The Poor Back in their Place

It’s tough being poor at the best of times. It’s even tougher when your rights to compete for jobs are cut, and when vested interests try stop you running a business.

Stats SA thinks that about 36% of people able to work can’t find any. Starting with the Thabo Mbeki presidency, government has created more than 4 million “work opportunities” – low-paid temporary piece work.

The much praised but seldom-read National Development Plan hopes that 90% of new jobs to 2030 will come from small business. That’s because our post-apartheid law already allows anyone who wants to, to trade willy-nilly. In the 1990s blacks were liberated from a century for being forbidden to trade in “white SA”, and from monopolistic licencing requirements that forbade most competition in “black” areas. The devastating results of old restrictions, coupled with forbidding private property ownership in townships and making “homeland” property subject to traditional and communal control, are to be seen in the grim poverty and lack of choice still found in almost all mainly black areas.

Yet increasingly, SA’s vested interests try to keep it this way. So the Congress of SA Trade Unions threatens “blood in the street” at attempts to have courts look at cosy wage deals that are made between strong unions and established businesses being forced on everyone trying to compete with them bottom-up.

The Global Competitiveness Index puts SA first out of 144 countries in just two areas: auditing and reporting requirements, and “efficacy” of corporate boards. That’s partly because we’ve designed our own private sector circles of hell – King’s one two and three – to impose more “compliance”, “best practice” and “risk management” burdens of a sort laughed off everywhere else.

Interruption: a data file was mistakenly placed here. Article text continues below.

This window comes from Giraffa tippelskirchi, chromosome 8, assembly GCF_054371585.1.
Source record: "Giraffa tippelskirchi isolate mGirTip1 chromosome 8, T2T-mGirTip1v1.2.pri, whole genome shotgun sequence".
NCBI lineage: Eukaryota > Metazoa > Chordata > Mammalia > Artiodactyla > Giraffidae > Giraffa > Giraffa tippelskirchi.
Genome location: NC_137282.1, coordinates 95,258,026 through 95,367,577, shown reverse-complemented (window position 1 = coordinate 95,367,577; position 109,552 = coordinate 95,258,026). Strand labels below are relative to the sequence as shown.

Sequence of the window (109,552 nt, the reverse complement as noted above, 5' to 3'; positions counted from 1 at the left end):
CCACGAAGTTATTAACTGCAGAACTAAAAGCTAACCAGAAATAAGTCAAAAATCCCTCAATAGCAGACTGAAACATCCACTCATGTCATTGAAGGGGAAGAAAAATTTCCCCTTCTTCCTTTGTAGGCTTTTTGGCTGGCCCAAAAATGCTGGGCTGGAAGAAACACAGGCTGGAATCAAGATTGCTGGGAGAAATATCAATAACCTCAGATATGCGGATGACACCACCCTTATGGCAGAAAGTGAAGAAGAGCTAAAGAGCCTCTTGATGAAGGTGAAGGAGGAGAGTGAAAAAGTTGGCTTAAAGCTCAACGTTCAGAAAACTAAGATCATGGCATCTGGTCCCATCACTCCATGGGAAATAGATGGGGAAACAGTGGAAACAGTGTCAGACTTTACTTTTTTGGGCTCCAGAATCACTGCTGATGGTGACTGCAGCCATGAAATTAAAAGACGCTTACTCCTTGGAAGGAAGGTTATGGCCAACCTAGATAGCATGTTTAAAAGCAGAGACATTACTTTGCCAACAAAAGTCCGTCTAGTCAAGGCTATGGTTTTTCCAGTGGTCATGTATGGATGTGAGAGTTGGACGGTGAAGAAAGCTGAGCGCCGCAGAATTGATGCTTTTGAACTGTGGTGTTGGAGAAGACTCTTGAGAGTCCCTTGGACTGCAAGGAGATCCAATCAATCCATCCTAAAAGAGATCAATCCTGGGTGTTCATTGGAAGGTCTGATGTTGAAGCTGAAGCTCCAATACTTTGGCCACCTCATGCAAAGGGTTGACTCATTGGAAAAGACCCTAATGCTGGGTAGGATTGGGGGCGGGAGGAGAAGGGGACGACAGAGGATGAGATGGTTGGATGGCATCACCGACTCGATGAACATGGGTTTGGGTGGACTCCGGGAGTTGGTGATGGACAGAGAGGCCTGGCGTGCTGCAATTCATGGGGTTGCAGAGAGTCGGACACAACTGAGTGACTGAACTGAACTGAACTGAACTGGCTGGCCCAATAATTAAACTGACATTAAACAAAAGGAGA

Meanwhile, a parliament of the people does little to protect us, increasingly giving its legislative function over to bureaucratic regulation. Where the national assembly passed an average 100 laws a year after 1994, now it’s down to 25, letting civil servants decide what else to impose.

Recent restrictive law and regulation narrow private medical practices and health insurance choices; propose advertising bans that favour established products; give new state powers over banks, informal lending, insurance and private pensions; severely restrict the hiring of temps or offering their services; suggest a state right to prohibit business sub-contracting; dilute individual worker representation options in labour disputes; and force a probably unconstitutional extension of racial “representivity” requirements in hiring and promotions.

Even so, that all makes for a Prague Spring of employment freedom now that government has shown its full fist: a Licensing of Business Bill issued last month for which public comment closed quickly. This will, apartheid-style, criminalise any income-generation – right down to street hawking – not licenced by municipalities. They will decide their own criteria; fees are charged; and state officials from traffic cops upward can summon anyone suspected of working to informal meetings; enter any premises without warrant; suspend trading; and confiscate stock without a receipt. Contraventions bring up to 10 years in jail.

Only the small Free Market Foundation has protested this outrage. Those other fighters for the poor and excluded – the Black Management Forum, trade unions, Lawyers for Human Rights, the Black Sash, our mainstream media, the SA Council of Churches – are silent. The poor and desperate are on their own again.

– Paul Pereira (first published in The Citizen, 23 April 2013)